Breaking through

Last week I was working on getting Elsa to go to her "place" for a bit.  She did pretty well and had done it several times when we quit for the day.  The next day we went to her puppy class where the teacher said we were going to teach her to go to her "mat," great.  Same exercise, different verbal cue.  I had not put a cue on the behavior yet at home because Elsa was not reliable at all.

When we started the teacher was working with her and it didn't go well.  Elsa of course was distracted, there was a separate puppy session going on in the corner of the room and she is after all 14 weeks old.  As I watched I could see several issues that she was having, one of course was the distraction factor.  Most learning at classes is for the owners, puppies learn much better in a quiet familiar surrounding.  Elsa was all over the place but her teacher was confusing her by clicking all over the place.  The teacher was clicking for interaction with the mat plus for releasing her off of the mat.  When you are starting to teach your dog a new behavior you need to focus on one thing.  That one thing is the one and only thing that is going to get clicked and rewarded.

Seeing that Elsa was being confused by the whole session I ended it.  Yesterday I gave it a go again.  I got out an orange piece of fleece and put it on the ground.  She got clicked for going on it immediately.  Watching her it was clear that she had no concept of the "mat."  I walked away from it and approached it again and she walked out ahead and hit the mat; clicks and treats.  We did it again and again until she was reliably targeting the mat.  This means that she was looking for it and going there once she saw it.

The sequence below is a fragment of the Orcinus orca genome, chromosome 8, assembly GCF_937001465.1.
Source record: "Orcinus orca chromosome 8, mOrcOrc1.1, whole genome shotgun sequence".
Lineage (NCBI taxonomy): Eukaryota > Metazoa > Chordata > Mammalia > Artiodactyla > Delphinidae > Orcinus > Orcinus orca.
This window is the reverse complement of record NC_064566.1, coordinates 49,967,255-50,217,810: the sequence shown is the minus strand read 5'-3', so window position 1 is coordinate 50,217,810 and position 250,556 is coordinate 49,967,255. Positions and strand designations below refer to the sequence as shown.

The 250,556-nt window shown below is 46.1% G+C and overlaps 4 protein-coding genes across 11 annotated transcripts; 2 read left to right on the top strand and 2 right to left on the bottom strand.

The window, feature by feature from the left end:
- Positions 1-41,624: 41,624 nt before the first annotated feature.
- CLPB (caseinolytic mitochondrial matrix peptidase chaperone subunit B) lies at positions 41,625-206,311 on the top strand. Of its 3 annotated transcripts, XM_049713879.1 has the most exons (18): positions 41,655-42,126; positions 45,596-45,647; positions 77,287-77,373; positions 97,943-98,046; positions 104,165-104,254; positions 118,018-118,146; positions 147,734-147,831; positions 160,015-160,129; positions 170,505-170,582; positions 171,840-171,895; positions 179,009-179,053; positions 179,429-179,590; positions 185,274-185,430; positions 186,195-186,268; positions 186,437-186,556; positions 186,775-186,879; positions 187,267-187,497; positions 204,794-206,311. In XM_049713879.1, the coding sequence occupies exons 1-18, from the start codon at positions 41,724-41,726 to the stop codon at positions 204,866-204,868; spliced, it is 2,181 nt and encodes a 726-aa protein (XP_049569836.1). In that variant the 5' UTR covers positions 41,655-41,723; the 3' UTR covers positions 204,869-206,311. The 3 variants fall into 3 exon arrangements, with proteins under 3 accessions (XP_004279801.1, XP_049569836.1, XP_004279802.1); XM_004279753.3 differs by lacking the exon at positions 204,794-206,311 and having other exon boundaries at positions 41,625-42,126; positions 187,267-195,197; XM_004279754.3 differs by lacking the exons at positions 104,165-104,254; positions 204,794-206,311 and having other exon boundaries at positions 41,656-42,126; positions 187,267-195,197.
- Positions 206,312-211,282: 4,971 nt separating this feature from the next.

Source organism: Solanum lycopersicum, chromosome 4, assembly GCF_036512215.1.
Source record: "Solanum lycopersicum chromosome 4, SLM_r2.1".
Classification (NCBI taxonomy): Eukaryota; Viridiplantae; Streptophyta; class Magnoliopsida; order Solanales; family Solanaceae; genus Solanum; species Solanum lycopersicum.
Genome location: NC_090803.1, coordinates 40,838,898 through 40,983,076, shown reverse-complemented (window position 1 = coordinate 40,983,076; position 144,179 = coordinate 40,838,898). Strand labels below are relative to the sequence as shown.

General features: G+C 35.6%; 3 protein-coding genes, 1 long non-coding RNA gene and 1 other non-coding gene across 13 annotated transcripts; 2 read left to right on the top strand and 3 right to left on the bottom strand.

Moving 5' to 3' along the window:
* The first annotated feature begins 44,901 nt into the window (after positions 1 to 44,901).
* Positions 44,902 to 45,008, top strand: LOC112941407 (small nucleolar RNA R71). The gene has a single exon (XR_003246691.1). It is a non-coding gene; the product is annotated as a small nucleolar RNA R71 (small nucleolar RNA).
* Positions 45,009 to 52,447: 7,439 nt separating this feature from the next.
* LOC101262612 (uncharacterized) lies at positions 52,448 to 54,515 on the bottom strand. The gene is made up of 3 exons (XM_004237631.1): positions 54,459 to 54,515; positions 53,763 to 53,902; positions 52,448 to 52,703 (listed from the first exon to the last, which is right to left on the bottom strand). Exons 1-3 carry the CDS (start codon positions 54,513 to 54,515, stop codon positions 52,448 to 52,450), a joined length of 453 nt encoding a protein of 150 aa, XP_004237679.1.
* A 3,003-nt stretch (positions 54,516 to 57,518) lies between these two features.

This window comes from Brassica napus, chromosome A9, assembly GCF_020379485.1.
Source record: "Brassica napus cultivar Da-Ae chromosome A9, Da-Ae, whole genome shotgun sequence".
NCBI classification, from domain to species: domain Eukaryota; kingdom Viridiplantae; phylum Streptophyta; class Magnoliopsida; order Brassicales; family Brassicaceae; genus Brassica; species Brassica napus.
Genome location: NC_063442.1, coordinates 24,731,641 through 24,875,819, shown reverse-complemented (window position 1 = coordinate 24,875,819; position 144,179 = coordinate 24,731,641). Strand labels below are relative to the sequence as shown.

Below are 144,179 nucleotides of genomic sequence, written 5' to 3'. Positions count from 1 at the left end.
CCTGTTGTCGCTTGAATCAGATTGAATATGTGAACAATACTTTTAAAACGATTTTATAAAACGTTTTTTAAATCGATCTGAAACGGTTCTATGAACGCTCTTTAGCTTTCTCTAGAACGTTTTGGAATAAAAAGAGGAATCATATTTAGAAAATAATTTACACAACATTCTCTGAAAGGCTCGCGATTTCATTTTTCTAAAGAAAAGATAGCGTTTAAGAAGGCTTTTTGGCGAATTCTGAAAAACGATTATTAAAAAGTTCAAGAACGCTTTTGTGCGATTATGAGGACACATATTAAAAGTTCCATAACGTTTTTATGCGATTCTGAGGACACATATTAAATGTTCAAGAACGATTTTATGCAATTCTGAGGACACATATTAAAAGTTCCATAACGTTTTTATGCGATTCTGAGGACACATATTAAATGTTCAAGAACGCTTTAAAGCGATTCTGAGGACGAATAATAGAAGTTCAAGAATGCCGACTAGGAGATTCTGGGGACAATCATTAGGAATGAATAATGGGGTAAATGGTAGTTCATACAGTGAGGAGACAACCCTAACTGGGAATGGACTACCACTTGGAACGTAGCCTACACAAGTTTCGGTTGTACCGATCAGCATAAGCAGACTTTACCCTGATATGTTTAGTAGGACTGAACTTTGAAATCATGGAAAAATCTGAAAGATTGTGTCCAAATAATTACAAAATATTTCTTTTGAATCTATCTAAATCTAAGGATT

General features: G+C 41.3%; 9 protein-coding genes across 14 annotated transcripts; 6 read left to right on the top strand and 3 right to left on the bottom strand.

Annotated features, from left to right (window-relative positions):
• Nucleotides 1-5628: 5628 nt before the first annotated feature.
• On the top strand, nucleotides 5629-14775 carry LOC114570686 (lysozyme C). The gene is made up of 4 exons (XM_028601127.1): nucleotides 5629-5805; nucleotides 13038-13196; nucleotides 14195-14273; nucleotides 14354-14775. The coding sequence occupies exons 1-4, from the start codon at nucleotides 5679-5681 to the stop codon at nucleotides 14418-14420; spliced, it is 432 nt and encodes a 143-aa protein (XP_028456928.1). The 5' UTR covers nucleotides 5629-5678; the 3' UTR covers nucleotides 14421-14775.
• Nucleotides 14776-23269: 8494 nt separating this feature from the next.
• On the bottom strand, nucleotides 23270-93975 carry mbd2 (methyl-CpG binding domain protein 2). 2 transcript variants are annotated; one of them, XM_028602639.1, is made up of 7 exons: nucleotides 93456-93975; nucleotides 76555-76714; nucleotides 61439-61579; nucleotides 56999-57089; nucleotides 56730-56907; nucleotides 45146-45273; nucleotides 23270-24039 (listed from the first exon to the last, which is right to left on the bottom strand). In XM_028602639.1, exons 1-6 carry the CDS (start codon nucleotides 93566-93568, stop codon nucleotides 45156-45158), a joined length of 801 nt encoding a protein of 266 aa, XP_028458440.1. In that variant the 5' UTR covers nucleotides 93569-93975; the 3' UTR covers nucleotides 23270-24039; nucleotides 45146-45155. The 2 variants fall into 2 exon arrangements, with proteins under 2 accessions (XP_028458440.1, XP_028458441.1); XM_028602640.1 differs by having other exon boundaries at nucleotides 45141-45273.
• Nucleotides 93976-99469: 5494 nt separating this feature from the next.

I picked up the orange fleece and moved it around the yard; she targeted it each time.  Several times she came and lay down beside me; I simply ignored this so she then targeted her "mat" again.  After about 10 minutes I wanted her to lay down on the mat so I waited once she hit the mat and she did lay down.  She got a big pay load then and understood that quite clearly.  The goal is to have her go to her mat and lay down; and she got that within 15 min. of working.

Like many dogs, Elsa needs black and white guidance.  She does not do well with interference or gray.  Too much body movement confuses the object at hand.  Not that she has her "mat" we will proof it, meaning that I will put that mat all over the place and I will get further and further from it expecting her to go to it and lay down.  The clicker helps to mark the correct behavior even when you are so far away.

Every dog is different and as a trainer, experience lets you see how dogs are working and not working with particular guidance.  Having been a trainer now for nearly 15 years I can quickly see when something is not working and not going to work.  Continuing on a path that is not working is futile and often frustrating for both owner and dog.  When a dog is not "getting it," you need to stop and change it up.  The whole concept of positive training is thinking; how can you teach a dog a behavior?  They are all different just like us.